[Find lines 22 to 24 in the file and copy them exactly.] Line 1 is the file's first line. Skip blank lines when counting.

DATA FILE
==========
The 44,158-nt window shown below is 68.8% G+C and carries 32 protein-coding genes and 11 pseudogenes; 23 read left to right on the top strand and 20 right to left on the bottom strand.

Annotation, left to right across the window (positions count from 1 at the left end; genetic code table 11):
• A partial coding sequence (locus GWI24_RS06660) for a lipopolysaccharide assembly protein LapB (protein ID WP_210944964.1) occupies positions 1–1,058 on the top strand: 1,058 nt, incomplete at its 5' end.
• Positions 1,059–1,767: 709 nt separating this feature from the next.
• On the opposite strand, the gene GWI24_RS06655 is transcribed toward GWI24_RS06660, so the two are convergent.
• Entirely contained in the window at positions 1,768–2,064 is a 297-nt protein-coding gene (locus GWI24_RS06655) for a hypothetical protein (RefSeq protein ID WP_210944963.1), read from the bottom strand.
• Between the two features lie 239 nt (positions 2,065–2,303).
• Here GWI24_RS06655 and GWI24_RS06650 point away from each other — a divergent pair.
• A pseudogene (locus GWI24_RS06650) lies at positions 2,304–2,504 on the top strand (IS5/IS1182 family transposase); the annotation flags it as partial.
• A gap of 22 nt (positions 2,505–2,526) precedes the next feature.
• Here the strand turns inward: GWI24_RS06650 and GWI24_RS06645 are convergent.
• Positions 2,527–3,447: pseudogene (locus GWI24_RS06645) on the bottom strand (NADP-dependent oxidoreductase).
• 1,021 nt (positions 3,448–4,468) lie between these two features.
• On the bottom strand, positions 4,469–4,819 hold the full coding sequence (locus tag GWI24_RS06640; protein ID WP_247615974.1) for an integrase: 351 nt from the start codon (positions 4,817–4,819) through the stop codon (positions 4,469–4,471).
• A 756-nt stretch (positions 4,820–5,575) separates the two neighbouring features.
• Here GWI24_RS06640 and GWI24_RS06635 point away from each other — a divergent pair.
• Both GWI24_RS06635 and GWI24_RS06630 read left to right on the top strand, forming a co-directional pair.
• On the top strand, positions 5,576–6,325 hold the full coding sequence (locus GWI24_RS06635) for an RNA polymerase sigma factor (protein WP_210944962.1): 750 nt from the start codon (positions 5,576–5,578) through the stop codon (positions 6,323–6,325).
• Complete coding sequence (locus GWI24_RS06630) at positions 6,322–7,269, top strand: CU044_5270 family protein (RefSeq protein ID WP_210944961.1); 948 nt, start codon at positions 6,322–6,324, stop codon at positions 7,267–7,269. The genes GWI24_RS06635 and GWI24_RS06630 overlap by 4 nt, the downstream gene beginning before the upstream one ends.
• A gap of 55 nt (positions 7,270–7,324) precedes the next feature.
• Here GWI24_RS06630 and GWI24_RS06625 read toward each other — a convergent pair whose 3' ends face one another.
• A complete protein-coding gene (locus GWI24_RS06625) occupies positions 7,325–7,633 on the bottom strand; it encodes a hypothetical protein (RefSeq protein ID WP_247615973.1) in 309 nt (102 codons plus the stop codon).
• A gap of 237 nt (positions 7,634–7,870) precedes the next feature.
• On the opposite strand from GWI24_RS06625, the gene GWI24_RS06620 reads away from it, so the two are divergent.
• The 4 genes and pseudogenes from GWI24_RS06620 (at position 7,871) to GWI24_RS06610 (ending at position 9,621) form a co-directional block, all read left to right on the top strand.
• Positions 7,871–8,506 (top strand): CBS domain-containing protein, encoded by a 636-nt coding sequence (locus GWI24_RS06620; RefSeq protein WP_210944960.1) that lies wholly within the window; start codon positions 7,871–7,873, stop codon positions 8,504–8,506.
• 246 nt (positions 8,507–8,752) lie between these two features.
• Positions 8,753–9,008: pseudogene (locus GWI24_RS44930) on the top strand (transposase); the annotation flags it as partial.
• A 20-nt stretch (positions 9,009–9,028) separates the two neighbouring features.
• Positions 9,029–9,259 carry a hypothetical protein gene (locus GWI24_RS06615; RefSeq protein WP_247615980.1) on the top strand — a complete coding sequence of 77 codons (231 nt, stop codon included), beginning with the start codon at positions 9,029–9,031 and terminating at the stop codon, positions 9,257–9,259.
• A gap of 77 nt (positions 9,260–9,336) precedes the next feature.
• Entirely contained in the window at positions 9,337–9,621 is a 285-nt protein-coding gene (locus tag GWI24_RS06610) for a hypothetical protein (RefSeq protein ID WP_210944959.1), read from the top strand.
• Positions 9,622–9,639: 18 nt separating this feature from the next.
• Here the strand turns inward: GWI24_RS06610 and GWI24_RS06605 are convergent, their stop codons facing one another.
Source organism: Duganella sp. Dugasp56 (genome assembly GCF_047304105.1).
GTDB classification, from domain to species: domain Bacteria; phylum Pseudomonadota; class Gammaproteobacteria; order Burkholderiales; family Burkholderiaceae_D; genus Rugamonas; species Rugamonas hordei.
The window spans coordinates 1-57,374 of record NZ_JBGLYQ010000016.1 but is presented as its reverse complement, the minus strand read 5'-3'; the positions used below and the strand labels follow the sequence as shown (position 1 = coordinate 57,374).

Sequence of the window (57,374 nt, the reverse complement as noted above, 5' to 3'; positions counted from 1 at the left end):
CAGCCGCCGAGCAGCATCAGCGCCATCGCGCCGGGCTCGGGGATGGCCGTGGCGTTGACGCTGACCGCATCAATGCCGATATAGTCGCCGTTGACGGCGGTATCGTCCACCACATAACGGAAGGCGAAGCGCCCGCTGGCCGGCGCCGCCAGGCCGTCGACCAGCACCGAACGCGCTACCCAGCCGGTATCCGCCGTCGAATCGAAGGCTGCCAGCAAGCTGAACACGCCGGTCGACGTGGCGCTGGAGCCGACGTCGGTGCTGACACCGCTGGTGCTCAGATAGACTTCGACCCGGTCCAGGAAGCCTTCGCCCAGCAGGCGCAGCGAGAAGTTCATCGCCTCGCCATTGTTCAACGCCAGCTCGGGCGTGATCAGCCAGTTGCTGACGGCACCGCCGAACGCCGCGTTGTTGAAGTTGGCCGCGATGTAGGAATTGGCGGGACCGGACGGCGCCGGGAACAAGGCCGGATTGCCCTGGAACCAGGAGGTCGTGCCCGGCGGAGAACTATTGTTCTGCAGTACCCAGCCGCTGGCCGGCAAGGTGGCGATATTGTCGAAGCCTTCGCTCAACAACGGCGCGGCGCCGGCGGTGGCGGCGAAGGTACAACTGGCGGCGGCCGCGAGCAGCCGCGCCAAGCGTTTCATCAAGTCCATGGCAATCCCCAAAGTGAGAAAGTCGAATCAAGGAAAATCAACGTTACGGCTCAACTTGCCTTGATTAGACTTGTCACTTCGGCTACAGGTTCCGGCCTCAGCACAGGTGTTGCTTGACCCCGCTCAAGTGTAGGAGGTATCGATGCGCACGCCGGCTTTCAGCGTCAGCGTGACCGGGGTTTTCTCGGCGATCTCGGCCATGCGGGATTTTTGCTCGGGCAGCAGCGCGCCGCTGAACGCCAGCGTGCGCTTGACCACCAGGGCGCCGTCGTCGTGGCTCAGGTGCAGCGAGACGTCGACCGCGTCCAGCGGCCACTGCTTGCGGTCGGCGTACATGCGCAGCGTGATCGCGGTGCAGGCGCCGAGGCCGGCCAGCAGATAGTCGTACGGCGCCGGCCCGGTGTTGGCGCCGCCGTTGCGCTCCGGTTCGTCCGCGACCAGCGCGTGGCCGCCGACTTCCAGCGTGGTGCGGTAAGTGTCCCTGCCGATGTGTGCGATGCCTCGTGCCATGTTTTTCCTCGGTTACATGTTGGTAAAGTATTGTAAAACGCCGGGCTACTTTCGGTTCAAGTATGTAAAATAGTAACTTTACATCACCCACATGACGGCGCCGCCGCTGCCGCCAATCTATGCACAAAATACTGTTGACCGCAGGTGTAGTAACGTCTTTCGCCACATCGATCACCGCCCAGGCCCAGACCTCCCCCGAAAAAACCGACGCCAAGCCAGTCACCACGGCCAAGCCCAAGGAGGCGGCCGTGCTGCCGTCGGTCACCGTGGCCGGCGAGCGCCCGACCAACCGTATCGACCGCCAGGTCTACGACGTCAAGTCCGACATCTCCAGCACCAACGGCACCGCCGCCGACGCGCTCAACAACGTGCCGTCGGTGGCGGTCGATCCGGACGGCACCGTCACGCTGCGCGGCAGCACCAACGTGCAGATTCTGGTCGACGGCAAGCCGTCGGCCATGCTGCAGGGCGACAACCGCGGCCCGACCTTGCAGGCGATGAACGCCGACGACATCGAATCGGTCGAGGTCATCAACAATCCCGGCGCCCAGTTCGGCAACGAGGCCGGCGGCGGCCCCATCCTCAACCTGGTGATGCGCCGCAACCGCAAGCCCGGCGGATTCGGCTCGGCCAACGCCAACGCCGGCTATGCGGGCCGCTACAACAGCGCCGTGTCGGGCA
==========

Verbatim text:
• A complete protein-coding gene (locus GWI24_RS06625) occupies positions 7,325–7,633 on the bottom strand; it encodes a hypothetical protein (RefSeq protein ID WP_247615973.1) in 309 nt (102 codons plus the stop codon).
• A gap of 237 nt (positions 7,634–7,870) precedes the next feature.
• On the opposite strand from GWI24_RS06625, the gene GWI24_RS06620 reads away from it, so the two are divergent.